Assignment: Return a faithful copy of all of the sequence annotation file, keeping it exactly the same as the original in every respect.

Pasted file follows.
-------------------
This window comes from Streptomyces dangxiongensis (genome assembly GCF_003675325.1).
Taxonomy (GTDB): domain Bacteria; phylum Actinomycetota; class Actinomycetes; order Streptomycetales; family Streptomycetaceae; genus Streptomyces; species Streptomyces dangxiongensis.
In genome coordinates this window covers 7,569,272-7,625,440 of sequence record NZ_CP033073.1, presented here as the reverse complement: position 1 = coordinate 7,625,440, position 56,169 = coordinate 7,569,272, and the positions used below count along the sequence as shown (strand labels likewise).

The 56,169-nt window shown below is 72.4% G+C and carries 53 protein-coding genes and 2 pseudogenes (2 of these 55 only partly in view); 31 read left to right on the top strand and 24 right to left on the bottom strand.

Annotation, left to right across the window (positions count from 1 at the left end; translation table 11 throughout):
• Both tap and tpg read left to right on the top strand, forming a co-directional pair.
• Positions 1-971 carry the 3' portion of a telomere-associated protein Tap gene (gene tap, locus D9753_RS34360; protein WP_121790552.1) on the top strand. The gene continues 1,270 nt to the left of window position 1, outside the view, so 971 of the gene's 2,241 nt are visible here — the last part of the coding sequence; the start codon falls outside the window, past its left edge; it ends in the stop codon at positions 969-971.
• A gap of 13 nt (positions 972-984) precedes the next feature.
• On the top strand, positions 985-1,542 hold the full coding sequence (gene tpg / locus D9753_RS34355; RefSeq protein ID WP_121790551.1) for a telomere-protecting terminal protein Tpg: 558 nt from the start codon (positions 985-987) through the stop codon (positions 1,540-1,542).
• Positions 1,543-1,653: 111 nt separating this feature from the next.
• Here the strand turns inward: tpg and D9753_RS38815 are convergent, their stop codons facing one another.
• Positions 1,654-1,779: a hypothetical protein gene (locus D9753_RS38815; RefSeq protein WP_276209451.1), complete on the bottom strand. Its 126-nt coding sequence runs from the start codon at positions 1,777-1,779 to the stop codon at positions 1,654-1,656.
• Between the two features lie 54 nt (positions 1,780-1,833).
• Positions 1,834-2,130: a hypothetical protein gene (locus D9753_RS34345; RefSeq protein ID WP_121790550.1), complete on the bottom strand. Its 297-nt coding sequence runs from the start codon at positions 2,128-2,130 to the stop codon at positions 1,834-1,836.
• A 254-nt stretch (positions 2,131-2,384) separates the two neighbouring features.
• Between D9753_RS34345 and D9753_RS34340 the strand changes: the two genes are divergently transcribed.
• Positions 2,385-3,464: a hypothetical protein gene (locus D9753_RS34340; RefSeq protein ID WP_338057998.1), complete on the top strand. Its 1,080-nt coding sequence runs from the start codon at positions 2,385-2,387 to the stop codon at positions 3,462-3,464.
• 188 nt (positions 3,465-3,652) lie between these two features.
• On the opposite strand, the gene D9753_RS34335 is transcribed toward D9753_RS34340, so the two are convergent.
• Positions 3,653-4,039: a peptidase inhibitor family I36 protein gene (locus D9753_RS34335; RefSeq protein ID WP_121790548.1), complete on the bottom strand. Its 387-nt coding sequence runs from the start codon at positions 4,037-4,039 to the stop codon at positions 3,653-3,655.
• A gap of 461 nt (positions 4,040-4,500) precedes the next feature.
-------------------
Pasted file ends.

This window comes from Streptomyces dangxiongensis (genome assembly GCF_003675325.1).
Taxonomy (GTDB): domain Bacteria; phylum Actinomycetota; class Actinomycetes; order Streptomycetales; family Streptomycetaceae; genus Streptomyces; species Streptomyces dangxiongensis.
In genome coordinates this window covers 7,569,272-7,625,440 of sequence record NZ_CP033073.1, presented here as the reverse complement: position 1 = coordinate 7,625,440, position 56,169 = coordinate 7,569,272, and the positions used below count along the sequence as shown (strand labels likewise).

The 56,169-nt window shown below is 72.4% G+C and carries 53 protein-coding genes and 2 pseudogenes (2 of these 55 only partly in view); 31 read left to right on the top strand and 24 right to left on the bottom strand.

Annotation, left to right across the window (positions count from 1 at the left end; translation table 11 throughout):
• Both tap and tpg read left to right on the top strand, forming a co-directional pair.
• Positions 1-971 carry the 3' portion of a telomere-associated protein Tap gene (gene tap, locus D9753_RS34360; protein WP_121790552.1) on the top strand. The gene continues 1,270 nt to the left of window position 1, outside the view, so 971 of the gene's 2,241 nt are visible here — the last part of the coding sequence; the start codon falls outside the window, past its left edge; it ends in the stop codon at positions 969-971.
• A gap of 13 nt (positions 972-984) precedes the next feature.
• On the top strand, positions 985-1,542 hold the full coding sequence (gene tpg / locus D9753_RS34355; RefSeq protein ID WP_121790551.1) for a telomere-protecting terminal protein Tpg: 558 nt from the start codon (positions 985-987) through the stop codon (positions 1,540-1,542).
• Positions 1,543-1,653: 111 nt separating this feature from the next.
• Here the strand turns inward: tpg and D9753_RS38815 are convergent, their stop codons facing one another.
• Positions 1,654-1,779: a hypothetical protein gene (locus D9753_RS38815; RefSeq protein WP_276209451.1), complete on the bottom strand. Its 126-nt coding sequence runs from the start codon at positions 1,777-1,779 to the stop codon at positions 1,654-1,656.
• Between the two features lie 54 nt (positions 1,780-1,833).
• Positions 1,834-2,130: a hypothetical protein gene (locus D9753_RS34345; RefSeq protein ID WP_121790550.1), complete on the bottom strand. Its 297-nt coding sequence runs from the start codon at positions 2,128-2,130 to the stop codon at positions 1,834-1,836.
• A 254-nt stretch (positions 2,131-2,384) separates the two neighbouring features.
• Between D9753_RS34345 and D9753_RS34340 the strand changes: the two genes are divergently transcribed.
• Positions 2,385-3,464: a hypothetical protein gene (locus D9753_RS34340; RefSeq protein ID WP_338057998.1), complete on the top strand. Its 1,080-nt coding sequence runs from the start codon at positions 2,385-2,387 to the stop codon at positions 3,462-3,464.
• 188 nt (positions 3,465-3,652) lie between these two features.
• On the opposite strand, the gene D9753_RS34335 is transcribed toward D9753_RS34340, so the two are convergent.
• Positions 3,653-4,039: a peptidase inhibitor family I36 protein gene (locus D9753_RS34335; RefSeq protein ID WP_121790548.1), complete on the bottom strand. Its 387-nt coding sequence runs from the start codon at positions 4,037-4,039 to the stop codon at positions 3,653-3,655.
• A gap of 461 nt (positions 4,040-4,500) precedes the next feature.